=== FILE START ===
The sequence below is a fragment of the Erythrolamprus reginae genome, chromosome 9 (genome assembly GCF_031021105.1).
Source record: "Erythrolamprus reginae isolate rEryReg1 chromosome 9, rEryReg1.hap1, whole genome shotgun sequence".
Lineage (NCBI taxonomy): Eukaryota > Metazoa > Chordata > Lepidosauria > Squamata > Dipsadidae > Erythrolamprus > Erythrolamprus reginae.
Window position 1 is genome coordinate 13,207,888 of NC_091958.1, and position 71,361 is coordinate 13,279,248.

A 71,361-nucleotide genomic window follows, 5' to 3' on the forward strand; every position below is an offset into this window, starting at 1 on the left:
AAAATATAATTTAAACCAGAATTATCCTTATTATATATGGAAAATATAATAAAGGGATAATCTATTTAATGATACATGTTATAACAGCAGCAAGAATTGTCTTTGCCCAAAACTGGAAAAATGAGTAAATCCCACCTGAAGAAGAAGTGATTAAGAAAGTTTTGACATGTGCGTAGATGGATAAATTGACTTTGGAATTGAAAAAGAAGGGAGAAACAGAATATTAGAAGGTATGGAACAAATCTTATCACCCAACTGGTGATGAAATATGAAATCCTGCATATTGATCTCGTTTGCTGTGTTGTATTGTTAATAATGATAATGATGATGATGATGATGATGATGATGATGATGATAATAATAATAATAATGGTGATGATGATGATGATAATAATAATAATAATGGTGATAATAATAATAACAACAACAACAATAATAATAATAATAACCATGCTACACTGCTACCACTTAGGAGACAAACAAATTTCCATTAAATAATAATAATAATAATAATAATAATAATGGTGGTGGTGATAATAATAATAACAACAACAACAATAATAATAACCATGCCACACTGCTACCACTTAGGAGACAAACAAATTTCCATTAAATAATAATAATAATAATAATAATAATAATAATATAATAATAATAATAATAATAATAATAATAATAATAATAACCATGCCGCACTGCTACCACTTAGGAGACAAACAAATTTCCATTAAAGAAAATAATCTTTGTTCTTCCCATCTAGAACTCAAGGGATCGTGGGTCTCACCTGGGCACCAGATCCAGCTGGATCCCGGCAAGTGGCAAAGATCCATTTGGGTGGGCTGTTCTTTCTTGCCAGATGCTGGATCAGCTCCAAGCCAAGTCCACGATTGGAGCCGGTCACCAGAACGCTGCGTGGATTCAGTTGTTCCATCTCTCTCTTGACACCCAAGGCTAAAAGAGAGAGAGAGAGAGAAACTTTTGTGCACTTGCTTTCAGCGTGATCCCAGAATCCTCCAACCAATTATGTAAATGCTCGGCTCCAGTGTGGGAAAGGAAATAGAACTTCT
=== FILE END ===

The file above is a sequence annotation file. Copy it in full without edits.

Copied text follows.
The sequence below is a fragment of the Erythrolamprus reginae genome, chromosome 9 (genome assembly GCF_031021105.1).
Source record: "Erythrolamprus reginae isolate rEryReg1 chromosome 9, rEryReg1.hap1, whole genome shotgun sequence".
Lineage (NCBI taxonomy): Eukaryota > Metazoa > Chordata > Lepidosauria > Squamata > Dipsadidae > Erythrolamprus > Erythrolamprus reginae.
Window position 1 is genome coordinate 13,207,888 of NC_091958.1, and position 71,361 is coordinate 13,279,248.

A 71,361-nucleotide genomic window follows, 5' to 3' on the forward strand; every position below is an offset into this window, starting at 1 on the left:
AAAATATAATTTAAACCAGAATTATCCTTATTATATATGGAAAATATAATAAAGGGATAATCTATTTAATGATACATGTTATAACAGCAGCAAGAATTGTCTTTGCCCAAAACTGGAAAAATGAGTAAATCCCACCTGAAGAAGAAGTGATTAAGAAAGTTTTGACATGTGCGTAGATGGATAAATTGACTTTGGAATTGAAAAAGAAGGGAGAAACAGAATATTAGAAGGTATGGAACAAATCTTATCACCCAACTGGTGATGAAATATGAAATCCTGCATATTGATCTCGTTTGCTGTGTTGTATTGTTAATAATGATAATGATGATGATGATGATGATGATGATGATGATGATAATAATAATAATAATGGTGATGATGATGATGATAATAATAATAATAATGGTGATAATAATAATAACAACAACAACAATAATAATAATAATAACCATGCTACACTGCTACCACTTAGGAGACAAACAAATTTCCATTAAATAATAATAATAATAATAATAATAATAATGGTGGTGGTGATAATAATAATAACAACAACAACAATAATAATAACCATGCCACACTGCTACCACTTAGGAGACAAACAAATTTCCATTAAATAATAATAATAATAATAATAATAATAATAATATAATAATAATAATAATAATAATAATAATAATAATAATAACCATGCCGCACTGCTACCACTTAGGAGACAAACAAATTTCCATTAAAGAAAATAATCTTTGTTCTTCCCATCTAGAACTCAAGGGATCGTGGGTCTCACCTGGGCACCAGATCCAGCTGGATCCCGGCAAGTGGCAAAGATCCATTTGGGTGGGCTGTTCTTTCTTGCCAGATGCTGGATCAGCTCCAAGCCAAGTCCACGATTGGAGCCGGTCACCAGAACGCTGCGTGGATTCAGTTGTTCCATCTCTCTCTTGACACCCAAGGCTAAAAGAGAGAGAGAGAGAGAAACTTTTGTGCACTTGCTTTCAGCGTGATCCCAGAATCCTCCAACCAATTATGTAAATGCTCGGCTCCAGTGTGGGAAAGGAAATAGAACTTCT